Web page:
Although each catalyst bed is substantially adiabatic, there can be cold gas by-pass connections outside the catalyst beds.
The number of catalyst beds in each axial parallel set is proportional to the intended output of the reactor, for a given reactor diameter, since the pressure drop through the catalyst is independent of the number of catalyst beds. A convenient number of beds is 2-5 in each set. Very suitably the upstream set contains two and the downstream set three beds in a reactor of 2 to 2.4 meters internal diameter, 15 to 25 meters high and producing 1000 to 2000 metric tons of ammonia per day.
The invention provides a combination of the reactor with a cooling means downstream of the downstream bed set, followed by further downstream catalyst bed or bed set. The reactor may itself contain the further downstream catalyst, making three beds or sets in all, and the flow connection from the outlet of the first downstream catalyst via a cooling means to the inlet of the further downstream catalyst. Again the second downstream catalyst is preferably in an axial parallel bed set. In principle the reactor could contain the cooling means but it is preferable to take the gas from the first downstream catalyst out of the reactor, pass it through the cooling means and return it to the reactor for reaction in the further downstream catalyst. More conveniently the further downstream catalyst is in a reactor shell separate from the shell containing the upstream set and the first downstream set.
Since the catalyst beds in any set are connected in parallel, it is possible to choose the aspect ratio of each such bed to give uniform gas distribution therein. A suitable ratio of axial length to mean diameter D is the range 0.6 to 1.5, where D=√D0 2 -D1 2, D0 being the internal diameter of the outer cylinder defining the catalyst bed and D1 the external diameter of an inner axial tube defining the catalyst bed.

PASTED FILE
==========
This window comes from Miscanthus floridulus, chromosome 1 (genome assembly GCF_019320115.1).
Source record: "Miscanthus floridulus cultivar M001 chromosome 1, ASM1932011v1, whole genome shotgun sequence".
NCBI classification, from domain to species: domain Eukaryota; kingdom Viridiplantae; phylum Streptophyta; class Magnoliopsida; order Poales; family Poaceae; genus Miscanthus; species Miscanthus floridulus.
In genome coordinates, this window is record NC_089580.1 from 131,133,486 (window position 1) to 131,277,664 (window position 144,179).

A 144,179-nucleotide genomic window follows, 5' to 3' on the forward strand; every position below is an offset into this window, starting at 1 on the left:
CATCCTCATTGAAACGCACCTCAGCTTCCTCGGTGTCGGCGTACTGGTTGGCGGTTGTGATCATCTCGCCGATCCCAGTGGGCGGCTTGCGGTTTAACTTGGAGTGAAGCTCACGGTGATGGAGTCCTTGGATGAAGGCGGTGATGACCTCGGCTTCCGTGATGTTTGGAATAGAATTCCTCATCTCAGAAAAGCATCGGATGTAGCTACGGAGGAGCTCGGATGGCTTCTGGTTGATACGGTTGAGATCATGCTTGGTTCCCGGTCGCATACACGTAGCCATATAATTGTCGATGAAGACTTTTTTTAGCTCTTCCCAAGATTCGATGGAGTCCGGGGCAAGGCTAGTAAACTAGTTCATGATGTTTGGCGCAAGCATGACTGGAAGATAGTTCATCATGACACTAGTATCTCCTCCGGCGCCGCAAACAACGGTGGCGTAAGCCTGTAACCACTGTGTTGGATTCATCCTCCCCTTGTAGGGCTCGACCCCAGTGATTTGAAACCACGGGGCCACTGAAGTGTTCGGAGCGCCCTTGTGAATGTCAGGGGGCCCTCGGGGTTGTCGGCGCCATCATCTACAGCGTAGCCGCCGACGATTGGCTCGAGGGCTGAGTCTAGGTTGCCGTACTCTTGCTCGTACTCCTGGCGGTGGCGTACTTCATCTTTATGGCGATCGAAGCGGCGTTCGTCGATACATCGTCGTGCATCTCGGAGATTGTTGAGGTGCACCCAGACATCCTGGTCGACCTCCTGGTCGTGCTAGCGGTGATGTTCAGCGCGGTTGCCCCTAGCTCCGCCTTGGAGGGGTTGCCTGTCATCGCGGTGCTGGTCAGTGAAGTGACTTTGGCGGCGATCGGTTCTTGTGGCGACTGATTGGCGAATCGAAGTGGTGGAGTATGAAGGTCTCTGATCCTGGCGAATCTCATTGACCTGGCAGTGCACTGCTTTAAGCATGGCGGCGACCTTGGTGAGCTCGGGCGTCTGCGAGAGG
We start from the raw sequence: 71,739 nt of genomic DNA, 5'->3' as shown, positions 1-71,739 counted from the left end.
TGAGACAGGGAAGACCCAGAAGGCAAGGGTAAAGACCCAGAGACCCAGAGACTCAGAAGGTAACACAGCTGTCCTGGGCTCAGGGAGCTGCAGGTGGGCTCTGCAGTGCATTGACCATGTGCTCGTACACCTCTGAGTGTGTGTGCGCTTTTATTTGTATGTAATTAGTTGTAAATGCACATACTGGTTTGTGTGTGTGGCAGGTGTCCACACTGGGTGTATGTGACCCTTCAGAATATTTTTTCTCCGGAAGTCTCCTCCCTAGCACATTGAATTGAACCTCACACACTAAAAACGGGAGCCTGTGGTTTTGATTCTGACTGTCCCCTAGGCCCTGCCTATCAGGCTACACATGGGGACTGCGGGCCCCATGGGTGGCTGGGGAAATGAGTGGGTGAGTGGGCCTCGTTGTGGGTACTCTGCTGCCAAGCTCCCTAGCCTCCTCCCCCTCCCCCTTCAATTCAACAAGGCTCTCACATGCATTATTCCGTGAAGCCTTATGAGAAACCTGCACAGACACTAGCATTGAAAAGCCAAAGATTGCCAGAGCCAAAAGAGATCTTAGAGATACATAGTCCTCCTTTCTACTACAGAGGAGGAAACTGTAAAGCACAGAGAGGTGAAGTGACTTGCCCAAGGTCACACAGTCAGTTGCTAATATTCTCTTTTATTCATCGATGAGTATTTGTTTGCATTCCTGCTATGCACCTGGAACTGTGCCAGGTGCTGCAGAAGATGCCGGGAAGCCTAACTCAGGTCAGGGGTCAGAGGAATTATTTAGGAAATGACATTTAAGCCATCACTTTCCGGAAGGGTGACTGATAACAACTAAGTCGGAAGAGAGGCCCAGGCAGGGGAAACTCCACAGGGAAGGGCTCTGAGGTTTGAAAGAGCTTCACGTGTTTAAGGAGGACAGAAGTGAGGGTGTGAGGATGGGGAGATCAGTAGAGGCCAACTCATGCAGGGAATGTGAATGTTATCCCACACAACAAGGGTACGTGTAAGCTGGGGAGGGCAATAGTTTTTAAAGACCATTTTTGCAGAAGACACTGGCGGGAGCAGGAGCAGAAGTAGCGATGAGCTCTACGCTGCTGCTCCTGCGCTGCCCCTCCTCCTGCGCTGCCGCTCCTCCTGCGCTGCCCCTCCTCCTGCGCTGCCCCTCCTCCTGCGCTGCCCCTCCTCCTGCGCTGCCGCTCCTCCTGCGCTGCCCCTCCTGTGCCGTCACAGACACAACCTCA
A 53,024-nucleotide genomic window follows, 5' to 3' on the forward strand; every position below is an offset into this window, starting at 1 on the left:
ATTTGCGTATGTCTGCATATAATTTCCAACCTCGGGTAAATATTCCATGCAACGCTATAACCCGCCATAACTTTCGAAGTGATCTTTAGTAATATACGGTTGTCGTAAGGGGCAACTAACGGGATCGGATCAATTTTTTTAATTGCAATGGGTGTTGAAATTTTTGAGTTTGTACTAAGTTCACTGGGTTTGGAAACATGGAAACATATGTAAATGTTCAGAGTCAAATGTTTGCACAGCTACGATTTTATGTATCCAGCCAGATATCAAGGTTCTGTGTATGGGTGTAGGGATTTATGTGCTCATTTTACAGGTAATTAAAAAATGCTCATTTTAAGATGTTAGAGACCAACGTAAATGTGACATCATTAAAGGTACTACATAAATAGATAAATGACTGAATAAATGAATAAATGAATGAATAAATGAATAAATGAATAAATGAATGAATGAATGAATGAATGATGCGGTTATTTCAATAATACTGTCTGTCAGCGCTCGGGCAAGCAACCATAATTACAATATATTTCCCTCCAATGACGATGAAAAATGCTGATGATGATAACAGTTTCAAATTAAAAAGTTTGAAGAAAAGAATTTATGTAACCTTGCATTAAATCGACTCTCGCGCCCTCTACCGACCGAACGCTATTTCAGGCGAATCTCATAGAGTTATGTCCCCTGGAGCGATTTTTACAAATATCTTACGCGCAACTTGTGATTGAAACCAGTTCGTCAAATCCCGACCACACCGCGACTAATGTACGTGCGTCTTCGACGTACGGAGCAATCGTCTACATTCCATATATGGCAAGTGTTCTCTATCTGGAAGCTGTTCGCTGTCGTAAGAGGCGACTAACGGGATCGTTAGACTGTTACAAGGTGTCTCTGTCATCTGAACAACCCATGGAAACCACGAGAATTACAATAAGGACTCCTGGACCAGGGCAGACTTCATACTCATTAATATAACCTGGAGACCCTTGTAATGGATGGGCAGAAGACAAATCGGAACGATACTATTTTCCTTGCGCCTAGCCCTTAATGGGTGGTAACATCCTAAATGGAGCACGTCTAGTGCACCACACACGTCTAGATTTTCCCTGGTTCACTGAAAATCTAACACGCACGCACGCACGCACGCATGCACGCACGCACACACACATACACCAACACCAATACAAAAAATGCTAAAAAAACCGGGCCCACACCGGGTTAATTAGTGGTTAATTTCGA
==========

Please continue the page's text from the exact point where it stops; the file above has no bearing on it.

Although the inlet and outlet of each catalyst bed are mutually separated in a direction axial of the reactor shell, the gas flow direction through the bed can have a radial component. This can take place when an inlet header feeding an axial parallel bed set is provided by an annular-section space at the periphery of the beds and an outlet header fed by the beds is one or more axial tubes or annular section spaces within the beds, so that the gas flows radially inwards as well as axially. The corresponding arrangement providing a component of gas flow radially outwards is also possible. The relative proportions of axial and radial flow can be controlled by means of gas distribution apertures at the bed inlet and/or outlet.
In a preferred reactor the parallel-connected catalyst beds are separable and removable from the reactor while containing their charge of catalyst. A preferred catalyst bed comprises:
(a) an outer cylinder;
(b) at least one tube disposed within the outer cylinder and parallel to its axis;
(c) a catalyst support grid transversely disposed between the outer cylinder and the tube or tubes and defining the bottom of a space to hold catalyst;
(d) at least one inlet port in the outer cylinder or in the tube or tubes above the said space;
(e) at least one outlet port in the outer cylinder or in the tube or tubes below the catalyst support grid;
(f) upward and/or downward extensions formed on the outer cylinder to cooperate with a similar cylinder and/or a heat exchanger above or below to form a continuous structure within an external cylinder defining an external header means;
(g) upward and/or downward extensions of the tube or tubes formed to cooperate with similar tube or tubes of a bed above and/or below to form a continuous tube or tubes defining internal header means or to co-operate with a heat exchanger.
The invention provides also a heat exchanger for use in the reactor in co-operation with such catalyst beds, comprising
(a) an outer cylinder;
(b) a lower tube-plate secured gas-tightly to the bottom of the outer cylinder and formed with tube holes;